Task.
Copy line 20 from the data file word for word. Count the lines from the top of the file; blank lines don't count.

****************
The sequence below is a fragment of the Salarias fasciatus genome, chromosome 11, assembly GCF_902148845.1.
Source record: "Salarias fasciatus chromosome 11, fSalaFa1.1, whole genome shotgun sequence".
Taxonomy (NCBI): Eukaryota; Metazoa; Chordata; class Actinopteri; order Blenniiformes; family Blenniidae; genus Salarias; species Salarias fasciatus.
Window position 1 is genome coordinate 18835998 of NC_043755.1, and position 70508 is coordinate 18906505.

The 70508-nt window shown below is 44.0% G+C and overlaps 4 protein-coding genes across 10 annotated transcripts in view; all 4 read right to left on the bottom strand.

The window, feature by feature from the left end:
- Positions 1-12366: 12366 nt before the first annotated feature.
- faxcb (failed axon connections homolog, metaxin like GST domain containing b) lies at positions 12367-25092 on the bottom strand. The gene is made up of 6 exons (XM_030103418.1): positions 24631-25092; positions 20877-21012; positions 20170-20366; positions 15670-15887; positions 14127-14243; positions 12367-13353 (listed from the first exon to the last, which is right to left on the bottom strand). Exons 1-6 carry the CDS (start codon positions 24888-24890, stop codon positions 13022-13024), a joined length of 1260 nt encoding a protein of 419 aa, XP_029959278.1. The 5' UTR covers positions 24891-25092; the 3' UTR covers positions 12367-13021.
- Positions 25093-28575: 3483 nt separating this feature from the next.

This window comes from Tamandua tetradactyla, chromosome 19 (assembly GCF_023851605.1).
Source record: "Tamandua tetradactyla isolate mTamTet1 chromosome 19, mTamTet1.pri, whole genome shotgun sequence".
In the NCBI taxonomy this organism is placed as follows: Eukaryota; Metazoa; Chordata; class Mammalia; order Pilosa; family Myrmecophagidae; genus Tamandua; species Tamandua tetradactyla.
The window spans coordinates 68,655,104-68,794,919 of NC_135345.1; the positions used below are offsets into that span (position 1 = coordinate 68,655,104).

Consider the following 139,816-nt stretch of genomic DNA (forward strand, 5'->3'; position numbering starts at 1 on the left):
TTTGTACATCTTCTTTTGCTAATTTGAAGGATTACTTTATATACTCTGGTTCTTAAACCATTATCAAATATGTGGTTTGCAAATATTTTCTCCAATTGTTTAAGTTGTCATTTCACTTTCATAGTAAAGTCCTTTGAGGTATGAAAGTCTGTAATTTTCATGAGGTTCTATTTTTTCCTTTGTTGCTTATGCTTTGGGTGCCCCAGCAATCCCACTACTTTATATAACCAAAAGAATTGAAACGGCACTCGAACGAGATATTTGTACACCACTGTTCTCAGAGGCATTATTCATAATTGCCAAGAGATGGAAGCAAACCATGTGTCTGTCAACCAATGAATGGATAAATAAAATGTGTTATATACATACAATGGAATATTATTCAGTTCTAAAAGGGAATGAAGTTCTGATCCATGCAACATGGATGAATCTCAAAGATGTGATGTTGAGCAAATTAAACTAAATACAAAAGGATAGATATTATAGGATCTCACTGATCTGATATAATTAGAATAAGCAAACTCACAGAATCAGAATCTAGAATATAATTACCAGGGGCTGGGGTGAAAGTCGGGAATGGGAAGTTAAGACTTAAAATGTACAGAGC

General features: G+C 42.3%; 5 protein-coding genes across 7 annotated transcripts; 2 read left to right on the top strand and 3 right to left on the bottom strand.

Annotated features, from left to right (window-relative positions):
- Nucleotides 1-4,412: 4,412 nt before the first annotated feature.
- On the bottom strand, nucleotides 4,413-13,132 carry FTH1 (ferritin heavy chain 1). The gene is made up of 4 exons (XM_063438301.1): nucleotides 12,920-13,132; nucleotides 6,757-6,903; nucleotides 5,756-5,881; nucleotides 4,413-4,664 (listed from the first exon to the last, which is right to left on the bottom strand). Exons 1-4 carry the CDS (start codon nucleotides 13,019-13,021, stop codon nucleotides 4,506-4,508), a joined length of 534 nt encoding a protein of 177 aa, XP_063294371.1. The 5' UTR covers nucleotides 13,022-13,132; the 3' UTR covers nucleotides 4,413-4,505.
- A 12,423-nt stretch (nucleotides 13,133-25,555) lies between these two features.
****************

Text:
- A 12,423-nt stretch (nucleotides 13,133-25,555) lies between these two features.